Review Summary: This collection of melodic sci-fi songs is perfect for fans of Voyager and Rendezvous Point. Egor Lappo is right to be proud of his work.
There are honestly so many metal albums coming out each month that it's frankly difficult to keep track of them all. So, when I bookmark albums that may be worthwhile, I hold a fairly high but reasonable standard for what does and does not get reviewed. Because of this, I am often skeptical of solo artist material. There are many solo artists on Metal Archives that seemingly pump out one low-effort album every couple of months or so. These solo artists usually do not contribute much meaningful material to the music landscape. What's worse is that they serve more to dilute the metal community with a lot of noise and clutter. And as tempting as it is, I will not be calling out any names here. Though artists have much more creative freedom writing solo albums, it is difficult for one person to be as skilled at every instrument as each member of a band would be at their respective instruments. Because of this, it is often the case that solo artists are disproportionately focused on one instrument (usually guitars) and do not write well-rounded albums where every instrument sounds creative and unique.
When one keeps the potential challenges of a solo artist in mind, it is a pleasant surprise to hear that Trancevoicer by the Russian solo artist Egor Lappo is actually a really good album. This album excels most in its all-around melodic songwriting and its huge emphasis on hooks. The synths, guitars, and vocals are all centered around each song's distinct melody which makes it a fairly consistent album throughout. Adjacently, Egor assembled all the instruments in a way where they are fairly complementary with one another.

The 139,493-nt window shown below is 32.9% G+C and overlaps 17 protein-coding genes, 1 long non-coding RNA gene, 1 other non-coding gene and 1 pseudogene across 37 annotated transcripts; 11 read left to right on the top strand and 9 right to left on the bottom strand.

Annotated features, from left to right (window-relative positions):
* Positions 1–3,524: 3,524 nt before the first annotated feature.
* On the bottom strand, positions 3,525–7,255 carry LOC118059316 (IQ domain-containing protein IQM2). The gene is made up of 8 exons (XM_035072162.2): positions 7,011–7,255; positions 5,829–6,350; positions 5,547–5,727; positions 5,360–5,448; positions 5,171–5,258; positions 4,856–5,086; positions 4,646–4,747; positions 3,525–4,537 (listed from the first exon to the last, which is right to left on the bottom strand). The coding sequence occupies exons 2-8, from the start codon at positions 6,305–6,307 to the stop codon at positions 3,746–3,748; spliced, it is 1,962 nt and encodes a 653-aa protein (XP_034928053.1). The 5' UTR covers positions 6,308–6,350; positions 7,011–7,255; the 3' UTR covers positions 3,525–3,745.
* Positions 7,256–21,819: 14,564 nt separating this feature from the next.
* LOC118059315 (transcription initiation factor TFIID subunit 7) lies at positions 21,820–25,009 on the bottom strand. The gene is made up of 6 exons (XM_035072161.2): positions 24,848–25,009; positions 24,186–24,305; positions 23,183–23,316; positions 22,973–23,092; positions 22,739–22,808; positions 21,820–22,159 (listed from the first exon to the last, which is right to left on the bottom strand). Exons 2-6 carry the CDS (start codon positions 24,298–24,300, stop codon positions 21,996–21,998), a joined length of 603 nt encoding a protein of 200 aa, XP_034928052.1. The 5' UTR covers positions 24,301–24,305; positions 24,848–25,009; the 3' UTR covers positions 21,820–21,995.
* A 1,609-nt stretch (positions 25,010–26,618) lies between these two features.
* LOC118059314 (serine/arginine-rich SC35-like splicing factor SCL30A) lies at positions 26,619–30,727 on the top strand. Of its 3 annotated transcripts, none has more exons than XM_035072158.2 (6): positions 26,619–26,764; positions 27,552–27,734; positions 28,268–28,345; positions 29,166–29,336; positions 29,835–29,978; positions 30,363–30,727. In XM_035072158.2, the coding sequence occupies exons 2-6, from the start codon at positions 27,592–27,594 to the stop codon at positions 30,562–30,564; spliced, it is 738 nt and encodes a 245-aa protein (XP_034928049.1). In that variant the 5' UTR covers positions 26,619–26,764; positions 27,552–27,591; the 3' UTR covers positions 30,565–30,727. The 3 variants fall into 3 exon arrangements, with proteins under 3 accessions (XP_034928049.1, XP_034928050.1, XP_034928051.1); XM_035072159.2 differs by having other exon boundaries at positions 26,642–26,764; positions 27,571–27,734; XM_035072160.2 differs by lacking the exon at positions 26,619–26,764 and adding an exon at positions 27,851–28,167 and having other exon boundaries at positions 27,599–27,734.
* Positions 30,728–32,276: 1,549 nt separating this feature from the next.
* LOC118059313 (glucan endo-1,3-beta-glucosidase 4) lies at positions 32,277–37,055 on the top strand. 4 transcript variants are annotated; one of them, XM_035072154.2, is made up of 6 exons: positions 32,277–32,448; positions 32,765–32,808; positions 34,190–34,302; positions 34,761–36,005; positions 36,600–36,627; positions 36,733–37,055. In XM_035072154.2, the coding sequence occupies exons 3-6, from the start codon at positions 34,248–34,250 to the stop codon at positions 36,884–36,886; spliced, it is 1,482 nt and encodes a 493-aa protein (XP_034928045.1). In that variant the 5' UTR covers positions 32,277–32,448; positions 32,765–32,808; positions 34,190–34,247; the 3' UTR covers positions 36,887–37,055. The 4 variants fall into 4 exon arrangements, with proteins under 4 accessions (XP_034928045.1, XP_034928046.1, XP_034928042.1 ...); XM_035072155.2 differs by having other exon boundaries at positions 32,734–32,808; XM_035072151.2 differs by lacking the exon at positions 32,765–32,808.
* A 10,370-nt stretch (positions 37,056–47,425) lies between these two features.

It is rare to say this but in Trancevoicer, each instrument has a close to perfect amount of emphasis in its mixing. No instrument is too loud, and no instrument is too quiet. It is always a disappointment when a band creates close to a masterpiece of an album when the mix is done poorly. A great mix can add a lot more to an album than many people give it credit for, especially in the passive listening experience. When the composition and arrangements of the album are paid attention to less, the overall soundscape of the album will stick out a lot more to the passive listener. This makes this an exceptional album to put on while working on other tasks.
When it comes to discussing the influences and sounds that this album has it is actually a little difficult to find an exact match. However, this album does sound like it has a decent amount of a Marillion influence, especially in the synths and melodies. This album essentially has the melody and catchiness of a rock album, but also the riffs and heaviness of a modern prog metal album similar to the likes of Rendezvous Point and modern Distorted Harmony.
This is an impressive showing from Egor Lappo. Especially considering that this is one of the better-mixed albums I have reviewed lately, and it is self-mixed. This man is responsible for the vocals, guitars, drums, piano and synths, the mixing, and production of this album. And for it to actually come out sounding instrumentally holistic and have competent songwriting is very admirable. I will say though that it would be cool to see Egor expand his creativity a bit more and write more complex and varied songs. It would also probably be beneficial to pick up more members and start a serious band. This can result in giving a new album more instrumental variety. As it stands, Trancevoicer can sound a bit samey after a while.
Overall, while this is a very well-made album, it does not really add anything particularly groundbreaking to what we already have. What one will get from this album is a new flavor of a Voyager album. But if any of the bands mentioned above are up your alley, then you will probably really enjoy this album.